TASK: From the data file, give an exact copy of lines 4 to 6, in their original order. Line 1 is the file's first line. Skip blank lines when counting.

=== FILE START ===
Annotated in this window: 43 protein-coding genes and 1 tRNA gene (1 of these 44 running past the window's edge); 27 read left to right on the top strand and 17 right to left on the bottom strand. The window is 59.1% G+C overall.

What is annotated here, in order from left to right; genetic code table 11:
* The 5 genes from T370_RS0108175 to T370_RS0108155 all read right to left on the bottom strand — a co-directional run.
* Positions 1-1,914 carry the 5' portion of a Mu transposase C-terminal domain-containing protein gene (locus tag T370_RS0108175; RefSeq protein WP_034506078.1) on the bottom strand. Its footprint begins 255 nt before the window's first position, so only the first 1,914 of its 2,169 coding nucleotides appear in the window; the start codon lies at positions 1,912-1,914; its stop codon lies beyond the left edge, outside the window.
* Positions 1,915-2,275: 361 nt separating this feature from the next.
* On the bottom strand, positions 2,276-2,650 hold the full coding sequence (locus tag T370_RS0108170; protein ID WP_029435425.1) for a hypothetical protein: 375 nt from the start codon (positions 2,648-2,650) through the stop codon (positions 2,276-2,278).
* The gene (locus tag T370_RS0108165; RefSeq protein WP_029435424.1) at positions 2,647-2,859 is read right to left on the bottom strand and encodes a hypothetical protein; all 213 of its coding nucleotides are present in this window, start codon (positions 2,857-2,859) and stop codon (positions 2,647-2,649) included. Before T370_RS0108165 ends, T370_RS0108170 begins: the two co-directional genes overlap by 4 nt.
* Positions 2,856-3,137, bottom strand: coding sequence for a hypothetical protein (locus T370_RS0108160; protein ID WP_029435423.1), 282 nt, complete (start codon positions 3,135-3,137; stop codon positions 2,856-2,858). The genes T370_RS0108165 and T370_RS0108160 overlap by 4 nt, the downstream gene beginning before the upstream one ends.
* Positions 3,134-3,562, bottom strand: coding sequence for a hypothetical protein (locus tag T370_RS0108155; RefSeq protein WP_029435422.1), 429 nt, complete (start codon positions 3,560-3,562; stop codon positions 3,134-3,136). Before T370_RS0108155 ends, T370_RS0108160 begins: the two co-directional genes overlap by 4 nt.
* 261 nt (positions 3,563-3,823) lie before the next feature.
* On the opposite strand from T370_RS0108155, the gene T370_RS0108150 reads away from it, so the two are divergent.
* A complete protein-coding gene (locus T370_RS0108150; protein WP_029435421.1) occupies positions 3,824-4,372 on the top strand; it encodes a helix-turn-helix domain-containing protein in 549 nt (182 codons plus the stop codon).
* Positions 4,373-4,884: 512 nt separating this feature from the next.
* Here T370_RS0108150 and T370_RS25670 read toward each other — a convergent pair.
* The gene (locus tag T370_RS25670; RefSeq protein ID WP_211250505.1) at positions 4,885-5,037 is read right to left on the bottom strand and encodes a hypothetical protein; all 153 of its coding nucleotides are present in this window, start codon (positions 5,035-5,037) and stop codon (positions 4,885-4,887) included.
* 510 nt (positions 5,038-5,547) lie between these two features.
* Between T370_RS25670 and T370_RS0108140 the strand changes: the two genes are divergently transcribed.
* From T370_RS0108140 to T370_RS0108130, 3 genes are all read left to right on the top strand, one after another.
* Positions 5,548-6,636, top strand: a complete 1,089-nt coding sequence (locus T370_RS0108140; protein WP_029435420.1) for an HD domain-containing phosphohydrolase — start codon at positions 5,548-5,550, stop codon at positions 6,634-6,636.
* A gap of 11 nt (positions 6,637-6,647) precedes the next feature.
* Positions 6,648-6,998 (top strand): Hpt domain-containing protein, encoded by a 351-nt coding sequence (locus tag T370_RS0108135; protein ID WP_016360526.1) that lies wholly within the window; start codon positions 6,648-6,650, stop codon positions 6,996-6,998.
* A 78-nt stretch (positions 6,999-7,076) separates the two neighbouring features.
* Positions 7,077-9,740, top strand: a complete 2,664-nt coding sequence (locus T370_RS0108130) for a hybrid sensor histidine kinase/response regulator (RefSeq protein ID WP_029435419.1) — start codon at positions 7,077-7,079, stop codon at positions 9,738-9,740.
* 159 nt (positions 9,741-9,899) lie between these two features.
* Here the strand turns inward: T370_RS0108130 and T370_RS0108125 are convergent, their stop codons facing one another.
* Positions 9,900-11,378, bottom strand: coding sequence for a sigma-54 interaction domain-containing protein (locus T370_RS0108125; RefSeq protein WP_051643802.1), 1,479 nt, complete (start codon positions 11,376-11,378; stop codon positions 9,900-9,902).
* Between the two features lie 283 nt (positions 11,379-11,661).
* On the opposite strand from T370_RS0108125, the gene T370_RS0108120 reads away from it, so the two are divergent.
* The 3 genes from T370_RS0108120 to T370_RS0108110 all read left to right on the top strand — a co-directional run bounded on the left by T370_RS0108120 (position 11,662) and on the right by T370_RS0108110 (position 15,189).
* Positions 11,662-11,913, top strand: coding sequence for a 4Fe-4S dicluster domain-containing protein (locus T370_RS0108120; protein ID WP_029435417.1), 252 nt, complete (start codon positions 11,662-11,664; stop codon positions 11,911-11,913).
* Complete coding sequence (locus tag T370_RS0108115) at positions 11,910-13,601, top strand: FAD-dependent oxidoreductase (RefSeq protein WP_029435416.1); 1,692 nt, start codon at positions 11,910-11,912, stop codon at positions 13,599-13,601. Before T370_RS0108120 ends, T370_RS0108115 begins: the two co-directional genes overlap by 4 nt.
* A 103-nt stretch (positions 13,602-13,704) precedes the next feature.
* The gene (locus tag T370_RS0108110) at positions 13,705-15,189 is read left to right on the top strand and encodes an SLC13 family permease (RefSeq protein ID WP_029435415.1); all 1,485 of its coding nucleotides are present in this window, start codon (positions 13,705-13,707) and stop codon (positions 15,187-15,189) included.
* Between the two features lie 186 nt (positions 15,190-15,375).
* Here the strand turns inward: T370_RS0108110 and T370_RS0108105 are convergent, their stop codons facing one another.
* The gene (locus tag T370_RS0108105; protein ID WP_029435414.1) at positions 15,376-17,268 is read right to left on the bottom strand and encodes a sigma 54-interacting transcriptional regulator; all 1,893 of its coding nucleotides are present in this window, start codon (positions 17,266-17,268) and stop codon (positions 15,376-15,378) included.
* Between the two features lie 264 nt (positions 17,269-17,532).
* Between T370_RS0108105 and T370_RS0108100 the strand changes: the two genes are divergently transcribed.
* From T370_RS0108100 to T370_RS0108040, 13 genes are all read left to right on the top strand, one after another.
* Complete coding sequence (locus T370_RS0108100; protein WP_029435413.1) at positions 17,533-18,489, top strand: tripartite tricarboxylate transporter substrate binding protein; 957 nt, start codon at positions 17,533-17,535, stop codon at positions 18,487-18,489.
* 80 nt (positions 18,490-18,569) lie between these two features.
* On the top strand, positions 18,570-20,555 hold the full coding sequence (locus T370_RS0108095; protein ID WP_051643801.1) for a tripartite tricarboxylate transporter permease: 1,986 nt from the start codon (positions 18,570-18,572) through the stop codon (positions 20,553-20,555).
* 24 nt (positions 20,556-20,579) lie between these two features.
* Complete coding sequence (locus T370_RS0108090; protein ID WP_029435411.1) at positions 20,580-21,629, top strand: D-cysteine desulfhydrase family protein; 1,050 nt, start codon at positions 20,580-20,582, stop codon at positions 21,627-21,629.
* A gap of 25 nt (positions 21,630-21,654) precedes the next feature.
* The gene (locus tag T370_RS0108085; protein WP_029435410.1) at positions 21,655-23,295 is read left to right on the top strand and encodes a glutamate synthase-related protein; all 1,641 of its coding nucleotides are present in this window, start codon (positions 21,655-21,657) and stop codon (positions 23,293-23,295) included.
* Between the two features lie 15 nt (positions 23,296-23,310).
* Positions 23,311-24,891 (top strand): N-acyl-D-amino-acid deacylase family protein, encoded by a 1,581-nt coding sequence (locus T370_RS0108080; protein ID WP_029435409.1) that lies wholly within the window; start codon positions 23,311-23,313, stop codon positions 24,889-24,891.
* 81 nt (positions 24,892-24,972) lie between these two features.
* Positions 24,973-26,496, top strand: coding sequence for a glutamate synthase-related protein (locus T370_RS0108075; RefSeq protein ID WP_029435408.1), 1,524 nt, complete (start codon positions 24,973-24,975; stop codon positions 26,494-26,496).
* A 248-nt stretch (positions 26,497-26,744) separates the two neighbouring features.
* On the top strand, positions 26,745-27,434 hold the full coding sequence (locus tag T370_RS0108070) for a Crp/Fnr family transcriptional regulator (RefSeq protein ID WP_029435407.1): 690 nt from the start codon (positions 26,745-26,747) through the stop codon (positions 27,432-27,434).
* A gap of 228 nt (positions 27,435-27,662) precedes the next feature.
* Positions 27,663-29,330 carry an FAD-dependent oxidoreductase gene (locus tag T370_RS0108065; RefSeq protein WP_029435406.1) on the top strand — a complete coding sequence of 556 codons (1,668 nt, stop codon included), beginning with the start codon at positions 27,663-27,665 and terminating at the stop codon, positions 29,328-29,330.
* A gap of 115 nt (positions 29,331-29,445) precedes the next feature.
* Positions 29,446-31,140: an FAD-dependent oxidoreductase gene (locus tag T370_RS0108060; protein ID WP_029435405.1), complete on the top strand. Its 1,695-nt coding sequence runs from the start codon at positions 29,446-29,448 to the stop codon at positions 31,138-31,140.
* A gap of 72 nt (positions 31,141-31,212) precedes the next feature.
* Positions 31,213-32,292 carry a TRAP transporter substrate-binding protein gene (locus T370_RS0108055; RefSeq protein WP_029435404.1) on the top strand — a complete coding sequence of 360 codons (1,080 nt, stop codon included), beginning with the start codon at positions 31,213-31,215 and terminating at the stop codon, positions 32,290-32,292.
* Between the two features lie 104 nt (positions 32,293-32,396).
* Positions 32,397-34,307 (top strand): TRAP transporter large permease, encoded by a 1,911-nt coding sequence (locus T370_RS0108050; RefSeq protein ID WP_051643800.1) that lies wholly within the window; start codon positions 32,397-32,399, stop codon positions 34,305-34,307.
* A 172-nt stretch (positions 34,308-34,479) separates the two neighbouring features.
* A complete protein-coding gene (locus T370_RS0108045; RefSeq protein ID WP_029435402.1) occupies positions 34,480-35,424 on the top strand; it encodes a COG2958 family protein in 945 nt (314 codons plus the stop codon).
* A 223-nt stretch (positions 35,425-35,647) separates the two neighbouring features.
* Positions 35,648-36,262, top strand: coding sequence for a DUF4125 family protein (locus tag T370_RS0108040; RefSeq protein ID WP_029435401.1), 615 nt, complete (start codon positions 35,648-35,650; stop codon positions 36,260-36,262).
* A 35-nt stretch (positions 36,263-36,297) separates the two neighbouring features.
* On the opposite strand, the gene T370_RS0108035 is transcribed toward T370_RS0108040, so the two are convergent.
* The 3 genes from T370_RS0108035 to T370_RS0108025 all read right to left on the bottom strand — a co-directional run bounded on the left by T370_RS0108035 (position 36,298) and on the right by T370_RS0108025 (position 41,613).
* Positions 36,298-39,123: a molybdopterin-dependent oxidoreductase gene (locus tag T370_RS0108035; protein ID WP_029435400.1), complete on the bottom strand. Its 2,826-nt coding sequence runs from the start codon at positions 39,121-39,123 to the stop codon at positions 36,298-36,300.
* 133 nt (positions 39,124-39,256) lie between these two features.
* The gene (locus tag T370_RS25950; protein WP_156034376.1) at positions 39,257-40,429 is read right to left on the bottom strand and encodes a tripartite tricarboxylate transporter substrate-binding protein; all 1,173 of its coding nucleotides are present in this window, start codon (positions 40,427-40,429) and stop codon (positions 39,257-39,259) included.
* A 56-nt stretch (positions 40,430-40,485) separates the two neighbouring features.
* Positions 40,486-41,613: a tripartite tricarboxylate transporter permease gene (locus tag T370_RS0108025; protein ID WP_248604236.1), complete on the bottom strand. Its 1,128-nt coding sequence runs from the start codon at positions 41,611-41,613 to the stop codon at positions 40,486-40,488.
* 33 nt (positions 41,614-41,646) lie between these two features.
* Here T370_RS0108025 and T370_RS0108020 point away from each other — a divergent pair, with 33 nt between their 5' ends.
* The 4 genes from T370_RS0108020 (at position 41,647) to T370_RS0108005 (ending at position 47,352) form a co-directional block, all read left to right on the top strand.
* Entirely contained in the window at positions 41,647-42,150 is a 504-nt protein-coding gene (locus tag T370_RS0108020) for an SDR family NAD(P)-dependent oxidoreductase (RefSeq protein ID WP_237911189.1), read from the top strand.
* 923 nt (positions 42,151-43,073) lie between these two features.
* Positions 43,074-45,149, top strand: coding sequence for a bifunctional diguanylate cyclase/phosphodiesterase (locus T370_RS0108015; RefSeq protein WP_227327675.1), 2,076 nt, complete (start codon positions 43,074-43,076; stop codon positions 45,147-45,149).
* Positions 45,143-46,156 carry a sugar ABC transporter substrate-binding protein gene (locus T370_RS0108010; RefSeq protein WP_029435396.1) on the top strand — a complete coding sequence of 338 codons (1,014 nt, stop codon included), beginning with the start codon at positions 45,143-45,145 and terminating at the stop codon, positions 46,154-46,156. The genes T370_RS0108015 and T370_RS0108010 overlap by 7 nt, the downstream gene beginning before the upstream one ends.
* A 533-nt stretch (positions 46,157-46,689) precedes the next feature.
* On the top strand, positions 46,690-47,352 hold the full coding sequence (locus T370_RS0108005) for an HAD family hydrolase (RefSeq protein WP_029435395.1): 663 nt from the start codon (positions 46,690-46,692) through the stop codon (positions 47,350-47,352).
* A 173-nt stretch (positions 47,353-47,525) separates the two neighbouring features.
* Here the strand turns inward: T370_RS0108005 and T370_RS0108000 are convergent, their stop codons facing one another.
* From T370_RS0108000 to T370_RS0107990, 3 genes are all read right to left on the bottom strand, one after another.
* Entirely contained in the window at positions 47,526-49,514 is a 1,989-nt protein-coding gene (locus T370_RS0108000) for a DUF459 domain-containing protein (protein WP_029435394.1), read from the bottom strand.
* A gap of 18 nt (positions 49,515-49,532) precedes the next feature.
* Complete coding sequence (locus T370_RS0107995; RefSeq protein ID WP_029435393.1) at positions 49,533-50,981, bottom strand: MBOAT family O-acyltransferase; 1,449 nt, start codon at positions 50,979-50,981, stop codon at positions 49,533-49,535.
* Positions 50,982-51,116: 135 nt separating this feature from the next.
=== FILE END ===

* Positions 1-1,914 carry the 5' portion of a Mu transposase C-terminal domain-containing protein gene (locus tag T370_RS0108175; RefSeq protein WP_034506078.1) on the bottom strand. Its footprint begins 255 nt before the window's first position, so only the first 1,914 of its 2,169 coding nucleotides appear in the window; the start codon lies at positions 1,912-1,914; its stop codon lies beyond the left edge, outside the window.
* Positions 1,915-2,275: 361 nt separating this feature from the next.
* On the bottom strand, positions 2,276-2,650 hold the full coding sequence (locus tag T370_RS0108170; protein ID WP_029435425.1) for a hypothetical protein: 375 nt from the start codon (positions 2,648-2,650) through the stop codon (positions 2,276-2,278).